First crack — what does that mean when we talk about coffee roasting? It is an audible cue of the moment your coffee beans are ready for that next step in the roasting process.
While the first crack is what most roasters listen for in their day to day of coffee roasting, I am listening for the sound of that first cup of the day brewing in the kitchen and is always my preferred alarm clock.
While I sip on my morning cup of coffee, let’s dive in together and find out what all this first crack business is about, shall we?
What is the First Crack?
First crack, which often sounds like popcorn popping, is the moment when coffee beans begin to approach the stage of actually being packaged for use. Coffee goes through two “cracks” when roasting, and light to medium roasts (which most roasters prefer) will finish somewhere between them.
The cracking process happens when the coffee bean expands and the moisture begins to evaporate. When the moisture creates steam, it will build up pressure that causes the beans to crack open. The first crack of the coffee bean comes at about 385°F in the roasting process.
Once the roaster hears the sound of the first crack, he or she will know that this bean is beginning to reach the stage of light roast. You can continue to roast after first crack all the way to a medium roast at 426°F. The coffee beans will begin to show a beautiful golden brown colour, which is the most common colour you will see when purchasing specialty coffee.
Let’s Talk About the Heating Process
Green coffee beans contain acids, proteins, sugars, and caffeine but has no desirable taste. It’s the roasting process that produces the chemical reactions of these components to create the flavours we all love so much. This chemical reaction is called the Maillard (mail-ard) reaction.
The Maillard reaction is all about creating a unique flavour profile of the bean. When food is heated, a reaction occurs between the sugars and amino acids.
Its this reaction that turns baking bread a golden-brown, white sugar into a caramel sauce, and transforms green coffee beans into roasted goodness.
With the idea of roasting coffee (and this also pertains to other foods as well), the Maillard reaction begins somewhere around 284 to 329° F (140 to 165° C) and can create a varierty of different flavour compounds depending on how the process is allowed to continue.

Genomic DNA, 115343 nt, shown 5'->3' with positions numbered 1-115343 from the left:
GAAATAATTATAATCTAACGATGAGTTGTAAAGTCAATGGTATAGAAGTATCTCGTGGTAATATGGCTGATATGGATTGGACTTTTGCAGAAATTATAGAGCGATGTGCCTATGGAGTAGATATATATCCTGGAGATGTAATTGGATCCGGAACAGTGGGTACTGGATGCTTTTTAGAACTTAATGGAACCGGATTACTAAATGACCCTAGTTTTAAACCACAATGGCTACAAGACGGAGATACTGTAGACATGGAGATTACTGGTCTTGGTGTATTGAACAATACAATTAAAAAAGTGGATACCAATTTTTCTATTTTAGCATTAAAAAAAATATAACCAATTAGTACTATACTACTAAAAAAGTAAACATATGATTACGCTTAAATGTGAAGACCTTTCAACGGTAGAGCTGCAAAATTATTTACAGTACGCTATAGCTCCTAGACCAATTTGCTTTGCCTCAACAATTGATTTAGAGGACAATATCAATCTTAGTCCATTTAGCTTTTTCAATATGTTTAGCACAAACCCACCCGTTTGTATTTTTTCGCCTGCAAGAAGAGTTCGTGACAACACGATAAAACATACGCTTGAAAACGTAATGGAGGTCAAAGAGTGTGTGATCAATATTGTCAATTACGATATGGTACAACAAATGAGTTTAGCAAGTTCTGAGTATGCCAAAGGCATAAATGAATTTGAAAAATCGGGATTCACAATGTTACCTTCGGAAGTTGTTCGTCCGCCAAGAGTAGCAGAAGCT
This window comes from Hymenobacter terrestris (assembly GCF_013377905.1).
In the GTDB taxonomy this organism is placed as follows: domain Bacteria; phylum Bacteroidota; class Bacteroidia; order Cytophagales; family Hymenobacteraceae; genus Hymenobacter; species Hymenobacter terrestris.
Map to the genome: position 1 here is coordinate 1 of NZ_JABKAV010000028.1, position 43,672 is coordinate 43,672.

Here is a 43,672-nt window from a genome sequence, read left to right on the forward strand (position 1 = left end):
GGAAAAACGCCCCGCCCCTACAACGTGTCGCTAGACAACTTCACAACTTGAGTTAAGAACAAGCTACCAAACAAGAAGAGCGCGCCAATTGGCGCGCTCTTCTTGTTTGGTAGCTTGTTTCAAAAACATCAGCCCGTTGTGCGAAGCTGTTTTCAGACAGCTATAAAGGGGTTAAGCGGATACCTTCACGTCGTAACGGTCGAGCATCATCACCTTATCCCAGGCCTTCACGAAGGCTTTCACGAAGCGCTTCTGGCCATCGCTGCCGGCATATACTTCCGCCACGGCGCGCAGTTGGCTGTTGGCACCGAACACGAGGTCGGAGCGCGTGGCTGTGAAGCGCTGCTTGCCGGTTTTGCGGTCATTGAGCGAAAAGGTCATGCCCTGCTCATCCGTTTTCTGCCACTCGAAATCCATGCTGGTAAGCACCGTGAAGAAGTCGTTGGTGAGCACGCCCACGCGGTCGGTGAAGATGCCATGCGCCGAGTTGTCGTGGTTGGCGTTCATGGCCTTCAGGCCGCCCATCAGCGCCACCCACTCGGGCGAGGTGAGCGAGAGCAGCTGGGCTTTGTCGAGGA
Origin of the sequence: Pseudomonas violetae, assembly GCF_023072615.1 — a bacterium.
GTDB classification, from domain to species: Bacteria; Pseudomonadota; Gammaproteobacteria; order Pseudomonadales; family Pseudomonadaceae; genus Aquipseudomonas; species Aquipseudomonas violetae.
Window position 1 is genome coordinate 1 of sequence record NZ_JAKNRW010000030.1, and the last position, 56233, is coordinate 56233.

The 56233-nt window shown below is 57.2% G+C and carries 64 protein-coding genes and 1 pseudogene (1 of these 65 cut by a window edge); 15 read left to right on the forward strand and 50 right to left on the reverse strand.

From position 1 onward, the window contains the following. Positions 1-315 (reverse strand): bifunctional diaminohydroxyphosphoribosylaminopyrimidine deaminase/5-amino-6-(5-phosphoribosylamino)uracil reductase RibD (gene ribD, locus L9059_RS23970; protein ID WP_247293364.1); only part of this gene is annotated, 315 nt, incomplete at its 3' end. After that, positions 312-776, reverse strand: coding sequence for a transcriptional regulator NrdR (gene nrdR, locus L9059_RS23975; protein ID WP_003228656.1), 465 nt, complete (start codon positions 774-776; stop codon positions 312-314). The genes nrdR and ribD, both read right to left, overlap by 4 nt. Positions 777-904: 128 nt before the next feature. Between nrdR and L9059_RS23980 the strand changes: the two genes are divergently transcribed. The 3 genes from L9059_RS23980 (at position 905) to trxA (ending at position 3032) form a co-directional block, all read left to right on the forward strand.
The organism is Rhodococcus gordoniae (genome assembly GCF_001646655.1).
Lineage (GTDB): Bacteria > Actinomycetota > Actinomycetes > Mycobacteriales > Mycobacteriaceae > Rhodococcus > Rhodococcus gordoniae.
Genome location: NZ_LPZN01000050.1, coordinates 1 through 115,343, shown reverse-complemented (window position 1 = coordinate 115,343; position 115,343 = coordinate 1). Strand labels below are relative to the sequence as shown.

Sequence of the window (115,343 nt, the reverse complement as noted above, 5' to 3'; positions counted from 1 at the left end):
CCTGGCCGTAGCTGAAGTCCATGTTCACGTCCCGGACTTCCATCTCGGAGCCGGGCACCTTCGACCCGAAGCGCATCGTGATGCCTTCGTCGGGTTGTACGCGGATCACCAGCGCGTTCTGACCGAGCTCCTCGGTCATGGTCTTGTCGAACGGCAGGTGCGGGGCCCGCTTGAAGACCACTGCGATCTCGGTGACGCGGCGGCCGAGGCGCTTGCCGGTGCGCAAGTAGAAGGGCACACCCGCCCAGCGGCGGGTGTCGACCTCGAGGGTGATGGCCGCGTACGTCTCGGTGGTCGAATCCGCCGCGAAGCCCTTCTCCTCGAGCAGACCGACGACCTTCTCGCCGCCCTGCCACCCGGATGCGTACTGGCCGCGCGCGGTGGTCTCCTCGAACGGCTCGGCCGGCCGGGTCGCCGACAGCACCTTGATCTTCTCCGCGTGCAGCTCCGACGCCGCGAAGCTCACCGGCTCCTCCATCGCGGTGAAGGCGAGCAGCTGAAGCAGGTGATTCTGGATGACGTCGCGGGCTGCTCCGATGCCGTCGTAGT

Once you have heat, the next challenge is controlling what your temperature will be. From the size of the coffee bean, determining whether to process the beans with wet or dry and even whether you will use a drum or air roaster, there are several factors influencing the temperature of coffee during the roasting process.
The Importance of the First Crack
In every stage of the coffee roasting process, the beans go through many processes. This is what develops those amazing complex flavours that we have all come to know and love.
First crack is the easiest of all the stages to spot. Not only is it the easiest — thanks to that popcorn sound it gives off– but it is also useful to anticipate when it’s getting ready to happen – and to also understand what else is happening to the beans. This will give you better control over the roasting and the flavour profile.
While you are roasting, you not only have to pay attention to the aroma of the bean, but you also have to pay attention to the roast colour. You do not want to go so far past the second crack stage that you bake the coffee beans instead, which will cause a roast defect and a doughy cup profile.
What Happens During the Roasting Process
Some coffee roasters use names for the various degrees of roast for the internal bean temperatures found during roasting. Recipes are known as “roast profiles” and indicate how to achieve the perfect flavour.
Any number of factors may help a person determine the best profile to use, such as the coffee’s origin, variety, processing method, moisture content, bean density, or desired flavor characteristics.
The most popular method of determining the degree of roast is to judge the bean’s colour by eye. Be careful though, because this method is not always accurate.
The degree of first and second crack is the more precise way to measure the flavour profile when dealing with coffee roasting.
As the coffee absorbs heat, the color shifts to yellow and then to increasingly darker shades of brown. During the later stages of roasting, oils appear on the surface of the bean.
The roast will continue to darken until it is removed from the heat source. Coffee also darkens as it ages, making colour alone a poor roast determinant. Most roasters use a combination of temperature, smell, color, and sound to monitor the roasting process.
The next time you would like to try roasting, be sure to pay attention to the developing aromas as well as the colour of the roast. Look for the change in the bean size and shape.
And remember that it takes a lot of time, experimenting with coffee roasting, and research to become a great, well-rounded roaster – but it’s completely worth it when you take a sip of that delicious cup of hot brewed coffee.